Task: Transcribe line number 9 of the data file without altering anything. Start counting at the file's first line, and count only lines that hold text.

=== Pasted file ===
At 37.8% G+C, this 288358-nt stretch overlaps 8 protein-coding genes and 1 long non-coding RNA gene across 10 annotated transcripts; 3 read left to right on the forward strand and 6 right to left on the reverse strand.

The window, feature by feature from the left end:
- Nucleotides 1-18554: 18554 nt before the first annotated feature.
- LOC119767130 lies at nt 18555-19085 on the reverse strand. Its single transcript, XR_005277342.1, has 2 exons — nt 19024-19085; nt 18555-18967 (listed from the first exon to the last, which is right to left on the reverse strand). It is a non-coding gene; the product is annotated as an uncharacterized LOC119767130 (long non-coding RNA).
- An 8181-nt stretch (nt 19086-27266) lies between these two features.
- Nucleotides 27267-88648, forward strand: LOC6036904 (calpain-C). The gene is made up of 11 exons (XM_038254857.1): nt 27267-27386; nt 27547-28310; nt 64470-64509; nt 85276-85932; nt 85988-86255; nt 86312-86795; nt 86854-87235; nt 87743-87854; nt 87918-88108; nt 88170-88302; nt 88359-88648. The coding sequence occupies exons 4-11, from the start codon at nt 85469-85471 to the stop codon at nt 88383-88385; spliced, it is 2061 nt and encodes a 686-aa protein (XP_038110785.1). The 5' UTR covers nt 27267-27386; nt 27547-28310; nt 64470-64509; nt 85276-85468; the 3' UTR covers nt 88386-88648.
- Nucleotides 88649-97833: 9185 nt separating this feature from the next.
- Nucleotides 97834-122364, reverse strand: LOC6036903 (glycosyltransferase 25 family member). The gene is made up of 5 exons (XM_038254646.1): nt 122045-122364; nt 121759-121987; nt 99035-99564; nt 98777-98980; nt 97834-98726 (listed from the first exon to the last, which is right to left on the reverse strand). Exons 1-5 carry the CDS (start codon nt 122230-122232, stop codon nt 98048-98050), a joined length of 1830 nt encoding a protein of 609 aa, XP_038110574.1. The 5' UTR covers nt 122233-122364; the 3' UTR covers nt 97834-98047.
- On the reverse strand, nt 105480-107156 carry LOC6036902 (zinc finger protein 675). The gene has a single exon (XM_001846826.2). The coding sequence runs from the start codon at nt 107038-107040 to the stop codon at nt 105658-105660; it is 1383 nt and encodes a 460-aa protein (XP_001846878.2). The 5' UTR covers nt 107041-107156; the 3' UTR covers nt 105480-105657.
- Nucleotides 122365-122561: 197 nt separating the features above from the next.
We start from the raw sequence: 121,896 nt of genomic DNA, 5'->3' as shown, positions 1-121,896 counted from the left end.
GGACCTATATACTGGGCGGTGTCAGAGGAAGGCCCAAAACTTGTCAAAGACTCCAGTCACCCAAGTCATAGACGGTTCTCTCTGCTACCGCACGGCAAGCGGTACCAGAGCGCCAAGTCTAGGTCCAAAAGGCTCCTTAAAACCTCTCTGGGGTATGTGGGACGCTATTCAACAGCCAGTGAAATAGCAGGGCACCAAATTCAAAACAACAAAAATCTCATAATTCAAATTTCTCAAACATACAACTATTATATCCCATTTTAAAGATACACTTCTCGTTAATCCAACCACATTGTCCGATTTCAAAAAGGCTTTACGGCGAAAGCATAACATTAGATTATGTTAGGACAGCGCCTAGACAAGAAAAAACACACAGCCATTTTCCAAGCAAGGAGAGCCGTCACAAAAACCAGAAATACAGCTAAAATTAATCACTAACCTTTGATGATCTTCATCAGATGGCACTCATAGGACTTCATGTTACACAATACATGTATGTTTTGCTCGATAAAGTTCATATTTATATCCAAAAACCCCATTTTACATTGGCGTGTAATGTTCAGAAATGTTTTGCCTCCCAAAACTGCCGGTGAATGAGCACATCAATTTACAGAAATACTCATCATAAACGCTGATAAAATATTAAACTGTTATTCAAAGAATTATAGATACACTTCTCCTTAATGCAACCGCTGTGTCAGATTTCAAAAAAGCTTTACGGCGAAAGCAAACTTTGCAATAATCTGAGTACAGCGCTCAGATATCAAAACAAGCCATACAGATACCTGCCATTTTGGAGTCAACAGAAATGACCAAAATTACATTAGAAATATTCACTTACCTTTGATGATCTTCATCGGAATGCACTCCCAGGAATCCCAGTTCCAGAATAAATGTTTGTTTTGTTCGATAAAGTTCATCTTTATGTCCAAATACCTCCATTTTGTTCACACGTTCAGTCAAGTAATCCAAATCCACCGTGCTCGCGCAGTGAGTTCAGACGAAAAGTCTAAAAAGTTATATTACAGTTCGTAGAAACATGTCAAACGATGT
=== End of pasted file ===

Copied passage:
- On the reverse strand, nt 105480-107156 carry LOC6036902 (zinc finger protein 675). The gene has a single exon (XM_001846826.2). The coding sequence runs from the start codon at nt 107038-107040 to the stop codon at nt 105658-105660; it is 1383 nt and encodes a 460-aa protein (XP_001846878.2). The 5' UTR covers nt 107041-107156; the 3' UTR covers nt 105480-105657.